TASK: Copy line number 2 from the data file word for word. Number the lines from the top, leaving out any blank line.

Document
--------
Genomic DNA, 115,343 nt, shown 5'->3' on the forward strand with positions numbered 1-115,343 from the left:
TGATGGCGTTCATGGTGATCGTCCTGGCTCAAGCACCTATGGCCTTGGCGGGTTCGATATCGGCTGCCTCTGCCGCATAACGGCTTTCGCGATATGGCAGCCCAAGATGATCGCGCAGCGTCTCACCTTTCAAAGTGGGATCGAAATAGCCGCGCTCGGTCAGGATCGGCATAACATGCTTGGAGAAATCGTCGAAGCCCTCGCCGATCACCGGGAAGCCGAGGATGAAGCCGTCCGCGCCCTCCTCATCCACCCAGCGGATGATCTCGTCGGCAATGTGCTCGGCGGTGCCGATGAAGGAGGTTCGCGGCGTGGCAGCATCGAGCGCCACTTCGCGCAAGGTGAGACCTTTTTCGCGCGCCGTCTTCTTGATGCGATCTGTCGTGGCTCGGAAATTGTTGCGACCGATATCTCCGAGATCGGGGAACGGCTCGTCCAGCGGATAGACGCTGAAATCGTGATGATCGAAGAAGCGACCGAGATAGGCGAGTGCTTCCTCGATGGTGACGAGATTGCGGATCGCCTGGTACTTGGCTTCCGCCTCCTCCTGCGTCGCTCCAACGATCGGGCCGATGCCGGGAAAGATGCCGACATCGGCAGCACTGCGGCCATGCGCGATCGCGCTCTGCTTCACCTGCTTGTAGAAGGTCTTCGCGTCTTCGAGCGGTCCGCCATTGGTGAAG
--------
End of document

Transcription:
TGATGGCGTTCATGGTGATCGTCCTGGCTCAAGCACCTATGGCCTTGGCGGGTTCGATATCGGCTGCCTCTGCCGCATAACGGCTTTCGCGATATGGCAGCCCAAGATGATCGCGCAGCGTCTCACCTTTCAAAGTGGGATCGAAATAGCCGCGCTCGGTCAGGATCGGCATAACATGCTTGGAGAAATCGTCGAAGCCCTCGCCGATCACCGGGAAGCCGAGGATGAAGCCGTCCGCGCCCTCCTCATCCACCCAGCGGATGATCTCGTCGGCAATGTGCTCGGCGGTGCCGATGAAGGAGGTTCGCGGCGTGGCAGCATCGAGCGCCACTTCGCGCAAGGTGAGACCTTTTTCGCGCGCCGTCTTCTTGATGCGATCTGTCGTGGCTCGGAAATTGTTGCGACCGATATCTCCGAGATCGGGGAACGGCTCGTCCAGCGGATAGACGCTGAAATCGTGATGATCGAAGAAGCGACCGAGATAGGCGAGTGCTTCCTCGATGGTGACGAGATTGCGGATCGCCTGGTACTTGGCTTCCGCCTCCTCCTGCGTCGCTCCAACGATCGGGCCGATGCCGGGAAAGATGCCGACATCGGCAGCACTGCGGCCATGCGCGATCGCGCTCTGCTTCACCTGCTTGTAGAAGGTCTTCGCGTCTTCGAGCGGTCCGCCATTGGTGAAG